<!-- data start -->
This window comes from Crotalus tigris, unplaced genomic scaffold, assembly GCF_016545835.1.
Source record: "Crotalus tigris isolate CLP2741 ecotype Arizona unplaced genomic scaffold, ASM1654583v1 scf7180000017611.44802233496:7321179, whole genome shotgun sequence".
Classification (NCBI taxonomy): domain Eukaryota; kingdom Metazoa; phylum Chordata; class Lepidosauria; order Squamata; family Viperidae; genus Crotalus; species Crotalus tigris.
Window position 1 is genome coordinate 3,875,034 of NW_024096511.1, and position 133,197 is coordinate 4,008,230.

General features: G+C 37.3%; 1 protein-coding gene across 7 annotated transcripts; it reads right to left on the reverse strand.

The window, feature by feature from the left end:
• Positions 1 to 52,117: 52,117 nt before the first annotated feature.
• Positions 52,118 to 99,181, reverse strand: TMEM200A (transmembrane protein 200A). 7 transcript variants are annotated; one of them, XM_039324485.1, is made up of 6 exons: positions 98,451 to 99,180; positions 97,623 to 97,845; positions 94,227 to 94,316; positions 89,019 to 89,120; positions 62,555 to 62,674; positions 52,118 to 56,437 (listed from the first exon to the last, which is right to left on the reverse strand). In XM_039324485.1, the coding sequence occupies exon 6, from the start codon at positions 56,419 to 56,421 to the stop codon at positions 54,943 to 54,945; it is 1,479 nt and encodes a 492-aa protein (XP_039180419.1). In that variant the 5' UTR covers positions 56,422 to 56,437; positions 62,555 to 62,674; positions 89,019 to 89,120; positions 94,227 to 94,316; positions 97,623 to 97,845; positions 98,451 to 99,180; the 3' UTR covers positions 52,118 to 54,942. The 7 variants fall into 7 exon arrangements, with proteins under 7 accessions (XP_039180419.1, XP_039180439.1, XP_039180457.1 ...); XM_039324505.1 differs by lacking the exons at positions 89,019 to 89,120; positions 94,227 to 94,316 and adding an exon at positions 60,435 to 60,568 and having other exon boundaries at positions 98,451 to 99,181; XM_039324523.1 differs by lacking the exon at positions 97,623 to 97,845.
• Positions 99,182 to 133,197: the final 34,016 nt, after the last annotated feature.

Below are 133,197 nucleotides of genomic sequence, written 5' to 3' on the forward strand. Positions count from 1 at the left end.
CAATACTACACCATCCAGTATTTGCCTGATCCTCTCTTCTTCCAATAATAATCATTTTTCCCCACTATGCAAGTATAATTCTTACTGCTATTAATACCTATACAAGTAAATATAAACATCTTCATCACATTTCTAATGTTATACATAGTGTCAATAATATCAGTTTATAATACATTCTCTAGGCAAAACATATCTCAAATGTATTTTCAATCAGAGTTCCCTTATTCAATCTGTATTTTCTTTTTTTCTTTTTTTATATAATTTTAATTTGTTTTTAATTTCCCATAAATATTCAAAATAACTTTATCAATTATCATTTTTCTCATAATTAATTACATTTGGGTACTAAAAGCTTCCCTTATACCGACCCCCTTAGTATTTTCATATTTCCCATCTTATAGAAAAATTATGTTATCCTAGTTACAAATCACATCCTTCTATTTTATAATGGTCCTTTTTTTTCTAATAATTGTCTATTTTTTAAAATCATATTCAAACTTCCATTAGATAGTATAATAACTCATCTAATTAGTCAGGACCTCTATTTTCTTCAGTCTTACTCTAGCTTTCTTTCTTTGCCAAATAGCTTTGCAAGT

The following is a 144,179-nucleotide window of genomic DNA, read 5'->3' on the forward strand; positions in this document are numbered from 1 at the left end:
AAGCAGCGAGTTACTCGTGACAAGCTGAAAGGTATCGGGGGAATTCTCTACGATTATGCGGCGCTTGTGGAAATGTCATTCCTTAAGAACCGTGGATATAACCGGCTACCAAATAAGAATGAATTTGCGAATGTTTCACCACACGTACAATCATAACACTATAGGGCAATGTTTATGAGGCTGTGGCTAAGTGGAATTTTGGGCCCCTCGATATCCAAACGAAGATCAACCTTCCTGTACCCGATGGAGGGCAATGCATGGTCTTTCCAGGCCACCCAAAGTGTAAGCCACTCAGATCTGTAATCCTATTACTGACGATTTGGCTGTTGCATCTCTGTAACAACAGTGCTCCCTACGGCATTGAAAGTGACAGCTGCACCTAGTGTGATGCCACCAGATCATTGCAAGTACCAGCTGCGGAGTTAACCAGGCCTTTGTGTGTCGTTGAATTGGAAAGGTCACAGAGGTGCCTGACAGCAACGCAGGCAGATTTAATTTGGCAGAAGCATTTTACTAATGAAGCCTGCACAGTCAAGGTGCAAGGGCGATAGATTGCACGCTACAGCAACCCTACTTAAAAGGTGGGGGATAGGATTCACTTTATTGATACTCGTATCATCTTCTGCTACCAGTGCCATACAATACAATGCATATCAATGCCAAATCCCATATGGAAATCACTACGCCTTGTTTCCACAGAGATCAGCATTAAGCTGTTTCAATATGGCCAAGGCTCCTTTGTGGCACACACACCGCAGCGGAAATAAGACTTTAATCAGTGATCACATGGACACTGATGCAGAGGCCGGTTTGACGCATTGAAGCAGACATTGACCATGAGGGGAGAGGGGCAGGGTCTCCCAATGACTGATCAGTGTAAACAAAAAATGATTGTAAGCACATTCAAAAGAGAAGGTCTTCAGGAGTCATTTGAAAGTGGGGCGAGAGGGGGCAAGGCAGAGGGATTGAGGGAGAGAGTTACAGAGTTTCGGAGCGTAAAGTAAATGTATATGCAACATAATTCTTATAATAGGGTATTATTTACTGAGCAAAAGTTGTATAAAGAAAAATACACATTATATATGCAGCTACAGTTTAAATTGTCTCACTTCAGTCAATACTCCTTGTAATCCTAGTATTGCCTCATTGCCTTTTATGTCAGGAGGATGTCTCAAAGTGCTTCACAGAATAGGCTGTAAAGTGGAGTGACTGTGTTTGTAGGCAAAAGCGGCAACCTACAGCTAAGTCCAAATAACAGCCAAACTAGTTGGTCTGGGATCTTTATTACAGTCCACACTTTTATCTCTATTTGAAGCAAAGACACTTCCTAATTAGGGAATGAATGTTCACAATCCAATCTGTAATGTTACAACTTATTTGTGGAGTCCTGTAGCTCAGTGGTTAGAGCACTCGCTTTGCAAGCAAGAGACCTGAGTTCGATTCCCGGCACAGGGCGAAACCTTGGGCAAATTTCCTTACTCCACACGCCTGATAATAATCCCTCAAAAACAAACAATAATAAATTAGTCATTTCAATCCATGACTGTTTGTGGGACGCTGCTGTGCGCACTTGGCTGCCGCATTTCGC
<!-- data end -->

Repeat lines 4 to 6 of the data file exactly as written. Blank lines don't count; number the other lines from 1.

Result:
Window position 1 is genome coordinate 3,875,034 of NW_024096511.1, and position 133,197 is coordinate 4,008,230.

General features: G+C 37.3%; 1 protein-coding gene across 7 annotated transcripts; it reads right to left on the reverse strand.

The window, feature by feature from the left end: